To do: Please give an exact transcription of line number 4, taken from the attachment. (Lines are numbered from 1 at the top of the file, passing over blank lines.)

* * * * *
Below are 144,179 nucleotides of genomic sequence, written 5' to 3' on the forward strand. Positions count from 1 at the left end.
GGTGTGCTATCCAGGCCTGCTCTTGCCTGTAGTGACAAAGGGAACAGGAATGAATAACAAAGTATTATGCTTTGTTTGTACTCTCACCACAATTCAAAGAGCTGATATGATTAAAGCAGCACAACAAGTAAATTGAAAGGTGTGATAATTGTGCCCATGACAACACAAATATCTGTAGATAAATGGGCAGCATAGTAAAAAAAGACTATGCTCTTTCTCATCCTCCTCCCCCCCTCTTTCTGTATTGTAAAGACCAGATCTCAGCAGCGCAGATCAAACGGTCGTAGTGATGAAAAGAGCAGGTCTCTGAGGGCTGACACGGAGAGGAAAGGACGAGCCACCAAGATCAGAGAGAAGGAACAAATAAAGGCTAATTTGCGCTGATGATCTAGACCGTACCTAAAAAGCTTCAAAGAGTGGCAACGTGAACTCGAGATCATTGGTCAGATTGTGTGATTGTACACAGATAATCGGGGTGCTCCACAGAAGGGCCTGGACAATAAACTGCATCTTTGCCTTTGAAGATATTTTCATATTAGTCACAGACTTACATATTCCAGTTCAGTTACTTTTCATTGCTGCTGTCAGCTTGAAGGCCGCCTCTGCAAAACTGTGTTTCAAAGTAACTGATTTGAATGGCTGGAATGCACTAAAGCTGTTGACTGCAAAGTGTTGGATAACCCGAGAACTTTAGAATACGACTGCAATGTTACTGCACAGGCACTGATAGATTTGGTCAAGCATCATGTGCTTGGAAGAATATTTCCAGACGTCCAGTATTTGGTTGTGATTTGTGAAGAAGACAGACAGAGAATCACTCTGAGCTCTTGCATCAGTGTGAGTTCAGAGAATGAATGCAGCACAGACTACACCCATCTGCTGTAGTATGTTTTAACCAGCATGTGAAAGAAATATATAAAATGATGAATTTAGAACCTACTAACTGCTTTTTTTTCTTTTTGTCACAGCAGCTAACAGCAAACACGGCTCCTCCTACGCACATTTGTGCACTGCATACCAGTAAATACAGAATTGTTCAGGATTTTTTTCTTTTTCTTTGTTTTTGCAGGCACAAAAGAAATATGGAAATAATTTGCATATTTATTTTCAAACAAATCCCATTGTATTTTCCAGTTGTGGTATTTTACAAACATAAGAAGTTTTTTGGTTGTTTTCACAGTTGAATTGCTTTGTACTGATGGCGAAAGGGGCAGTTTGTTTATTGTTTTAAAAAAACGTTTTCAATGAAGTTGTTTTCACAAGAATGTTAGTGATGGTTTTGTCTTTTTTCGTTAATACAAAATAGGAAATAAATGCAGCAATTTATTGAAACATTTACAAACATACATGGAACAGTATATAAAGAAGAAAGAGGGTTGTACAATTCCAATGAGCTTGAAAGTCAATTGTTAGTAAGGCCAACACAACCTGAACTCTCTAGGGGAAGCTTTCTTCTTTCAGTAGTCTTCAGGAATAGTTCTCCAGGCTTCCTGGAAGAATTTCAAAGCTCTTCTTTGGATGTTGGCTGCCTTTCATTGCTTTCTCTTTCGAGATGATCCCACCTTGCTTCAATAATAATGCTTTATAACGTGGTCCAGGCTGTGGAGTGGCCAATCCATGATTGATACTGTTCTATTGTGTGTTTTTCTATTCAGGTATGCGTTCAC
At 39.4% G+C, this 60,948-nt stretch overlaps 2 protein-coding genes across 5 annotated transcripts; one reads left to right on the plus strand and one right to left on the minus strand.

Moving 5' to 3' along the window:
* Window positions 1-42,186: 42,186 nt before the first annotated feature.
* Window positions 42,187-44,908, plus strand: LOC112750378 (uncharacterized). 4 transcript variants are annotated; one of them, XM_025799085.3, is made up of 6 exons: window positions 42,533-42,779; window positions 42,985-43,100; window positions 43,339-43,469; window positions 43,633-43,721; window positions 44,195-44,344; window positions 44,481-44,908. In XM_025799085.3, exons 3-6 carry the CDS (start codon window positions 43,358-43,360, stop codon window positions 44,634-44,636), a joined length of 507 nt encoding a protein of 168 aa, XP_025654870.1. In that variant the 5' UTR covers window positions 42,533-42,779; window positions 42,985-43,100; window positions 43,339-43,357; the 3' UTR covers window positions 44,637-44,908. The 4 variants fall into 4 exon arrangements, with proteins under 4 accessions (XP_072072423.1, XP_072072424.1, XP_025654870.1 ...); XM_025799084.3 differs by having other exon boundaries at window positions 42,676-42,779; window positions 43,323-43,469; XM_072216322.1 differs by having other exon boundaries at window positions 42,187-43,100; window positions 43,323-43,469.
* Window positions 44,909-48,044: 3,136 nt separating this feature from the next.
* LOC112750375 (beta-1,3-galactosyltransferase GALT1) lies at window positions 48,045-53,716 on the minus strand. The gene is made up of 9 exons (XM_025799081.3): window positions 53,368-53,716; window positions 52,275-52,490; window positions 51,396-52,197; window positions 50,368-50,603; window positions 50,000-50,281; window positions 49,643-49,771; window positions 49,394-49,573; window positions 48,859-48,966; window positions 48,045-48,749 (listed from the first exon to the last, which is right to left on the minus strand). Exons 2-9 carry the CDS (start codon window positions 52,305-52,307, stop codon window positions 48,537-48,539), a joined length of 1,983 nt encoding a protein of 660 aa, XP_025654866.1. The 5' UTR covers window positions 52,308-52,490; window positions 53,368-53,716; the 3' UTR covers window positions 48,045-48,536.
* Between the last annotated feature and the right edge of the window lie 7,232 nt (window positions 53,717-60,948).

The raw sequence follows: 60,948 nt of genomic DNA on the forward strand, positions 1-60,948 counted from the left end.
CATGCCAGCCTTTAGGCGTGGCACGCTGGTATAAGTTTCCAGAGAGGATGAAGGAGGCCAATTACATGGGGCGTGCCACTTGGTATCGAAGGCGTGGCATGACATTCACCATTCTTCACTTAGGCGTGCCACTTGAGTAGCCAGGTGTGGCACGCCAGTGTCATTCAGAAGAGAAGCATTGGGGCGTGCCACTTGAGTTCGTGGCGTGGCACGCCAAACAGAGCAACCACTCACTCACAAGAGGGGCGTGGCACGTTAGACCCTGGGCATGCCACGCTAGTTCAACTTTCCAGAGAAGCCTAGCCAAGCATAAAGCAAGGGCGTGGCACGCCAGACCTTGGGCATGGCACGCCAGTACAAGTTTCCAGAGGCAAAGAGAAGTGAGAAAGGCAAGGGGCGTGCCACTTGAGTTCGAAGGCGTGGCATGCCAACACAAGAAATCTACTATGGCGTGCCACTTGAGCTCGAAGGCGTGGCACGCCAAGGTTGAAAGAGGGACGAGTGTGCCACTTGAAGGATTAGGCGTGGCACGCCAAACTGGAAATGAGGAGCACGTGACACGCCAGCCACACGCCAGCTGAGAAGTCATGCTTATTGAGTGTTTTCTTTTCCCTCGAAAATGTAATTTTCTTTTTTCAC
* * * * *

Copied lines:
Moving 5' to 3' along the window: